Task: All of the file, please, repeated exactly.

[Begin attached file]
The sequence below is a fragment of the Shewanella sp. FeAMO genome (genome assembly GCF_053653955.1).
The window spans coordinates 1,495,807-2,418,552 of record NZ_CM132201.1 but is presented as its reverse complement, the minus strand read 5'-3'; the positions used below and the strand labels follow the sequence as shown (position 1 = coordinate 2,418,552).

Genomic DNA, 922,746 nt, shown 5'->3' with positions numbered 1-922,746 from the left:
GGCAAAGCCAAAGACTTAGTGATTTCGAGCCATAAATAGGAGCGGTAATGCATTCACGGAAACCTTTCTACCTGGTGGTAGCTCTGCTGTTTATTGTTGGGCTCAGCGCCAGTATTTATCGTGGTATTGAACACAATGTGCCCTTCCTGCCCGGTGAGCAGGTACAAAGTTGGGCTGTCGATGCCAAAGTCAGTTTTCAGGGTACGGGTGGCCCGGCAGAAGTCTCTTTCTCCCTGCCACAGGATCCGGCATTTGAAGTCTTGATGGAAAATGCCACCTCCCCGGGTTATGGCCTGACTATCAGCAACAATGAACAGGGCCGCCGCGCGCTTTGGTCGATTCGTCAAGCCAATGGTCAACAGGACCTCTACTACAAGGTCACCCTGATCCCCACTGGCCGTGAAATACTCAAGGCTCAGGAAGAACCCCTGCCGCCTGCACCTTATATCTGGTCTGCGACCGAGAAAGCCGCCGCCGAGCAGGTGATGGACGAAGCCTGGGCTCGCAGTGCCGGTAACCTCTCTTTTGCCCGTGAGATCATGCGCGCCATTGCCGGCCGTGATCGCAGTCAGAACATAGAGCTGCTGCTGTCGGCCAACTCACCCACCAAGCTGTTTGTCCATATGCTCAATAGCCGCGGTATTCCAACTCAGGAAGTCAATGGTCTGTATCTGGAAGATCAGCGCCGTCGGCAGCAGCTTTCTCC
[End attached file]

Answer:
The sequence below is a fragment of the Shewanella sp. FeAMO genome (genome assembly GCF_053653955.1).
The window spans coordinates 1,495,807-2,418,552 of record NZ_CM132201.1 but is presented as its reverse complement, the minus strand read 5'-3'; the positions used below and the strand labels follow the sequence as shown (position 1 = coordinate 2,418,552).

Genomic DNA, 922,746 nt, shown 5'->3' with positions numbered 1-922,746 from the left:
GGCAAAGCCAAAGACTTAGTGATTTCGAGCCATAAATAGGAGCGGTAATGCATTCACGGAAACCTTTCTACCTGGTGGTAGCTCTGCTGTTTATTGTTGGGCTCAGCGCCAGTATTTATCGTGGTATTGAACACAATGTGCCCTTCCTGCCCGGTGAGCAGGTACAAAGTTGGGCTGTCGATGCCAAAGTCAGTTTTCAGGGTACGGGTGGCCCGGCAGAAGTCTCTTTCTCCCTGCCACAGGATCCGGCATTTGAAGTCTTGATGGAAAATGCCACCTCCCCGGGTTATGGCCTGACTATCAGCAACAATGAACAGGGCCGCCGCGCGCTTTGGTCGATTCGTCAAGCCAATGGTCAACAGGACCTCTACTACAAGGTCACCCTGATCCCCACTGGCCGTGAAATACTCAAGGCTCAGGAAGAACCCCTGCCGCCTGCACCTTATATCTGGTCTGCGACCGAGAAAGCCGCCGCCGAGCAGGTGATGGACGAAGCCTGGGCTCGCAGTGCCGGTAACCTCTCTTTTGCCCGTGAGATCATGCGCGCCATTGCCGGCCGTGATCGCAGTCAGAACATAGAGCTGCTGCTGTCGGCCAACTCACCCACCAAGCTGTTTGTCCATATGCTCAATAGCCGCGGTATTCCAACTCAGGAAGTCAATGGTCTGTATCTGGAAGATCAGCGCCGTCGGCAGCAGCTTTCTCC